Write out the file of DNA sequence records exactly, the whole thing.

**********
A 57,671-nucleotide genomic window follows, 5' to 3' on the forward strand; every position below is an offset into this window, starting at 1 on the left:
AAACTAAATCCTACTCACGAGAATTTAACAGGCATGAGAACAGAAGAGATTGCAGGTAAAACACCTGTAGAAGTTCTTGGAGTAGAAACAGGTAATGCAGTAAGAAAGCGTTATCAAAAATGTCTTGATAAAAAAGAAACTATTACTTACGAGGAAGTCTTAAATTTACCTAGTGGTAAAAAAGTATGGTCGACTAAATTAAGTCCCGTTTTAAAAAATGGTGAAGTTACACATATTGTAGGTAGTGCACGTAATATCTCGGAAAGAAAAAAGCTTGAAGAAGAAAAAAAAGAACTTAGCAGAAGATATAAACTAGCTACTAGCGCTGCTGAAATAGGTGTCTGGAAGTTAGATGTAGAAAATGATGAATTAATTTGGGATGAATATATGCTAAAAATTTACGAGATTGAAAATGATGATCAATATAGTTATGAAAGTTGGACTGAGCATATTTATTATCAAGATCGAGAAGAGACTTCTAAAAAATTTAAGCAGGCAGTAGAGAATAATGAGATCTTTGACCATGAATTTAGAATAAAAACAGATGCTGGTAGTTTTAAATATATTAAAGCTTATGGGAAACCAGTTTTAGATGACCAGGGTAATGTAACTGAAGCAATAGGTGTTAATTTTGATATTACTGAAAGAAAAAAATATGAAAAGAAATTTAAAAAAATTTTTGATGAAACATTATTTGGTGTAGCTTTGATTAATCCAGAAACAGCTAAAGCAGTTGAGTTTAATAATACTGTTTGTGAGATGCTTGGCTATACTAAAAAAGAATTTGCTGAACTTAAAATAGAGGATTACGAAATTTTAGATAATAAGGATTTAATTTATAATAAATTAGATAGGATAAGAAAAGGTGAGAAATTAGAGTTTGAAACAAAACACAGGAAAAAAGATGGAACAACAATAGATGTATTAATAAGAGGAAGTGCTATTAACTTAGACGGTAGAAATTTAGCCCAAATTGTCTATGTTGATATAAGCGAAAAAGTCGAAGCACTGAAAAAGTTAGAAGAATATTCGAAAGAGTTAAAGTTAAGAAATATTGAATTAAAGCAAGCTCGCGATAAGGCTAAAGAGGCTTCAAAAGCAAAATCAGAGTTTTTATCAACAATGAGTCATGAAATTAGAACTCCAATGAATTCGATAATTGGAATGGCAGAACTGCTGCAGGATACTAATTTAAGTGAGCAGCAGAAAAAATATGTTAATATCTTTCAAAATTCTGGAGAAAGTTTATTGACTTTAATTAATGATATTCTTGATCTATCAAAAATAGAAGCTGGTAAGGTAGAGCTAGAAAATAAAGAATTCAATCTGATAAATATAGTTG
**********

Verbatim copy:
A 57,671-nucleotide genomic window follows, 5' to 3' on the forward strand; every position below is an offset into this window, starting at 1 on the left:
AAACTAAATCCTACTCACGAGAATTTAACAGGCATGAGAACAGAAGAGATTGCAGGTAAAACACCTGTAGAAGTTCTTGGAGTAGAAACAGGTAATGCAGTAAGAAAGCGTTATCAAAAATGTCTTGATAAAAAAGAAACTATTACTTACGAGGAAGTCTTAAATTTACCTAGTGGTAAAAAAGTATGGTCGACTAAATTAAGTCCCGTTTTAAAAAATGGTGAAGTTACACATATTGTAGGTAGTGCACGTAATATCTCGGAAAGAAAAAAGCTTGAAGAAGAAAAAAAAGAACTTAGCAGAAGATATAAACTAGCTACTAGCGCTGCTGAAATAGGTGTCTGGAAGTTAGATGTAGAAAATGATGAATTAATTTGGGATGAATATATGCTAAAAATTTACGAGATTGAAAATGATGATCAATATAGTTATGAAAGTTGGACTGAGCATATTTATTATCAAGATCGAGAAGAGACTTCTAAAAAATTTAAGCAGGCAGTAGAGAATAATGAGATCTTTGACCATGAATTTAGAATAAAAACAGATGCTGGTAGTTTTAAATATATTAAAGCTTATGGGAAACCAGTTTTAGATGACCAGGGTAATGTAACTGAAGCAATAGGTGTTAATTTTGATATTACTGAAAGAAAAAAATATGAAAAGAAATTTAAAAAAATTTTTGATGAAACATTATTTGGTGTAGCTTTGATTAATCCAGAAACAGCTAAAGCAGTTGAGTTTAATAATACTGTTTGTGAGATGCTTGGCTATACTAAAAAAGAATTTGCTGAACTTAAAATAGAGGATTACGAAATTTTAGATAATAAGGATTTAATTTATAATAAATTAGATAGGATAAGAAAAGGTGAGAAATTAGAGTTTGAAACAAAACACAGGAAAAAAGATGGAACAACAATAGATGTATTAATAAGAGGAAGTGCTATTAACTTAGACGGTAGAAATTTAGCCCAAATTGTCTATGTTGATATAAGCGAAAAAGTCGAAGCACTGAAAAAGTTAGAAGAATATTCGAAAGAGTTAAAGTTAAGAAATATTGAATTAAAGCAAGCTCGCGATAAGGCTAAAGAGGCTTCAAAAGCAAAATCAGAGTTTTTATCAACAATGAGTCATGAAATTAGAACTCCAATGAATTCGATAATTGGAATGGCAGAACTGCTGCAGGATACTAATTTAAGTGAGCAGCAGAAAAAATATGTTAATATCTTTCAAAATTCTGGAGAAAGTTTATTGACTTTAATTAATGATATTCTTGATCTATCAAAAATAGAAGCTGGTAAGGTAGAGCTAGAAAATAAAGAATTCAATCTGATAAATATAGTTG